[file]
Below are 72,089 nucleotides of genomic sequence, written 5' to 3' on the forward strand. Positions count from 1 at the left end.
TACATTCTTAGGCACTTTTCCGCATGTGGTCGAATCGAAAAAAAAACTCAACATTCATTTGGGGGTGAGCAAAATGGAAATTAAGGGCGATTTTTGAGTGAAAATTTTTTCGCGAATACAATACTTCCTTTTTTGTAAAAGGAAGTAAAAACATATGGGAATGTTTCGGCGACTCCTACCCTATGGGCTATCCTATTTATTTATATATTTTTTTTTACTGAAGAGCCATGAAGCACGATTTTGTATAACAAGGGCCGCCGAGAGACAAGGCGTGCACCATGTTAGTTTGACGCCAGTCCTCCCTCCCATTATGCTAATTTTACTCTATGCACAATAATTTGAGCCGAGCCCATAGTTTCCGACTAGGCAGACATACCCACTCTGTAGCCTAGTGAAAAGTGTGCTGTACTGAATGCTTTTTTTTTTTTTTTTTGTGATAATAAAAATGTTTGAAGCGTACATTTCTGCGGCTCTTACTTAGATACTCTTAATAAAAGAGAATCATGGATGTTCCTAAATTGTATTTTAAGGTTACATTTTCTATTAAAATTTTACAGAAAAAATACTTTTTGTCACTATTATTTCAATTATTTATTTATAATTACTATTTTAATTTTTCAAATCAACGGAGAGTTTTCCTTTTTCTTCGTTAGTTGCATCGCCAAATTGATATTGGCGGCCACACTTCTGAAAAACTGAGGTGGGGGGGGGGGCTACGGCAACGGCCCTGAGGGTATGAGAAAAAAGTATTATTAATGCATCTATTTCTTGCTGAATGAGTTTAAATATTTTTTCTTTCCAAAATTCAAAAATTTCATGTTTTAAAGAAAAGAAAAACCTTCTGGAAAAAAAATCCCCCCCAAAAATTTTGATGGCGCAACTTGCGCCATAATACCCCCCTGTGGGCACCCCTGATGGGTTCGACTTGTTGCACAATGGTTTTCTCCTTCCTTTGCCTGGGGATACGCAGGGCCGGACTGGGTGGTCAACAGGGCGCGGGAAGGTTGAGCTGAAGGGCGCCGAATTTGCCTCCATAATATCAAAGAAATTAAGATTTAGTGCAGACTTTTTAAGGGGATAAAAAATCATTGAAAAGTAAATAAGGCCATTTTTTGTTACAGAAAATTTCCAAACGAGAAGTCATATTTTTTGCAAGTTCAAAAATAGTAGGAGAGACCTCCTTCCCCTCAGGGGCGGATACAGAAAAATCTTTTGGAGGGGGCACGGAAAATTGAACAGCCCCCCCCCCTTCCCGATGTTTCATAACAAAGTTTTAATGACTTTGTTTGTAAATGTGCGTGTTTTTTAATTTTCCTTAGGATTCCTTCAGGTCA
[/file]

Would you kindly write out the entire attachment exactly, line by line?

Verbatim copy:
Below are 72,089 nucleotides of genomic sequence, written 5' to 3' on the forward strand. Positions count from 1 at the left end.
TACATTCTTAGGCACTTTTCCGCATGTGGTCGAATCGAAAAAAAAACTCAACATTCATTTGGGGGTGAGCAAAATGGAAATTAAGGGCGATTTTTGAGTGAAAATTTTTTCGCGAATACAATACTTCCTTTTTTGTAAAAGGAAGTAAAAACATATGGGAATGTTTCGGCGACTCCTACCCTATGGGCTATCCTATTTATTTATATATTTTTTTTTACTGAAGAGCCATGAAGCACGATTTTGTATAACAAGGGCCGCCGAGAGACAAGGCGTGCACCATGTTAGTTTGACGCCAGTCCTCCCTCCCATTATGCTAATTTTACTCTATGCACAATAATTTGAGCCGAGCCCATAGTTTCCGACTAGGCAGACATACCCACTCTGTAGCCTAGTGAAAAGTGTGCTGTACTGAATGCTTTTTTTTTTTTTTTTTGTGATAATAAAAATGTTTGAAGCGTACATTTCTGCGGCTCTTACTTAGATACTCTTAATAAAAGAGAATCATGGATGTTCCTAAATTGTATTTTAAGGTTACATTTTCTATTAAAATTTTACAGAAAAAATACTTTTTGTCACTATTATTTCAATTATTTATTTATAATTACTATTTTAATTTTTCAAATCAACGGAGAGTTTTCCTTTTTCTTCGTTAGTTGCATCGCCAAATTGATATTGGCGGCCACACTTCTGAAAAACTGAGGTGGGGGGGGGGGCTACGGCAACGGCCCTGAGGGTATGAGAAAAAAGTATTATTAATGCATCTATTTCTTGCTGAATGAGTTTAAATATTTTTTCTTTCCAAAATTCAAAAATTTCATGTTTTAAAGAAAAGAAAAACCTTCTGGAAAAAAAATCCCCCCCAAAAATTTTGATGGCGCAACTTGCGCCATAATACCCCCCTGTGGGCACCCCTGATGGGTTCGACTTGTTGCACAATGGTTTTCTCCTTCCTTTGCCTGGGGATACGCAGGGCCGGACTGGGTGGTCAACAGGGCGCGGGAAGGTTGAGCTGAAGGGCGCCGAATTTGCCTCCATAATATCAAAGAAATTAAGATTTAGTGCAGACTTTTTAAGGGGATAAAAAATCATTGAAAAGTAAATAAGGCCATTTTTTGTTACAGAAAATTTCCAAACGAGAAGTCATATTTTTTGCAAGTTCAAAAATAGTAGGAGAGACCTCCTTCCCCTCAGGGGCGGATACAGAAAAATCTTTTGGAGGGGGCACGGAAAATTGAACAGCCCCCCCCCCTTCCCGATGTTTCATAACAAAGTTTTAATGACTTTGTTTGTAAATGTGCGTGTTTTTTAATTTTCCTTAGGATTCCTTCAGGTCA